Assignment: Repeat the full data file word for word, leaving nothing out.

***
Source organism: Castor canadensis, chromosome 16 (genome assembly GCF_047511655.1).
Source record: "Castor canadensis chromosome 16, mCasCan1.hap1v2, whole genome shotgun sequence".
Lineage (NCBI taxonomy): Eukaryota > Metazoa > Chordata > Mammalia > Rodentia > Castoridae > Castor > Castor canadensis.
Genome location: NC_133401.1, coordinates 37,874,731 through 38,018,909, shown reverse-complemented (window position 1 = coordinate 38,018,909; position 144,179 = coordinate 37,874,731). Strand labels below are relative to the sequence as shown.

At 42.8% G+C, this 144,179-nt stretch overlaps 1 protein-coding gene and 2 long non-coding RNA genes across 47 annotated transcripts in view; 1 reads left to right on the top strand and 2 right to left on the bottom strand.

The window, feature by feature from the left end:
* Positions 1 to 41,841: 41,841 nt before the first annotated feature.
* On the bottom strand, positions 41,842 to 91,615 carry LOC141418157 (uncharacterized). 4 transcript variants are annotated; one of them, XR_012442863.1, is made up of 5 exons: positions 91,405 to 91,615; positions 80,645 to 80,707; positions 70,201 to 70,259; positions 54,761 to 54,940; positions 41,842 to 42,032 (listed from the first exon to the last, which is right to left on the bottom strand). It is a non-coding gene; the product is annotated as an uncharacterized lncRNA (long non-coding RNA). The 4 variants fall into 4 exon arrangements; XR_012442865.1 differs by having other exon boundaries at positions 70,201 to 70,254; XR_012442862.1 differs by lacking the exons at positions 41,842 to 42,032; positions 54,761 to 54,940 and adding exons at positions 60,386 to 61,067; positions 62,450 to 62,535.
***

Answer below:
Source organism: Castor canadensis, chromosome 16 (genome assembly GCF_047511655.1).
Source record: "Castor canadensis chromosome 16, mCasCan1.hap1v2, whole genome shotgun sequence".
Lineage (NCBI taxonomy): Eukaryota > Metazoa > Chordata > Mammalia > Rodentia > Castoridae > Castor > Castor canadensis.
Genome location: NC_133401.1, coordinates 37,874,731 through 38,018,909, shown reverse-complemented (window position 1 = coordinate 38,018,909; position 144,179 = coordinate 37,874,731). Strand labels below are relative to the sequence as shown.

At 42.8% G+C, this 144,179-nt stretch overlaps 1 protein-coding gene and 2 long non-coding RNA genes across 47 annotated transcripts in view; 1 reads left to right on the top strand and 2 right to left on the bottom strand.

The window, feature by feature from the left end:
* Positions 1 to 41,841: 41,841 nt before the first annotated feature.
* On the bottom strand, positions 41,842 to 91,615 carry LOC141418157 (uncharacterized). 4 transcript variants are annotated; one of them, XR_012442863.1, is made up of 5 exons: positions 91,405 to 91,615; positions 80,645 to 80,707; positions 70,201 to 70,259; positions 54,761 to 54,940; positions 41,842 to 42,032 (listed from the first exon to the last, which is right to left on the bottom strand). It is a non-coding gene; the product is annotated as an uncharacterized lncRNA (long non-coding RNA). The 4 variants fall into 4 exon arrangements; XR_012442865.1 differs by having other exon boundaries at positions 70,201 to 70,254; XR_012442862.1 differs by lacking the exons at positions 41,842 to 42,032; positions 54,761 to 54,940 and adding exons at positions 60,386 to 61,067; positions 62,450 to 62,535.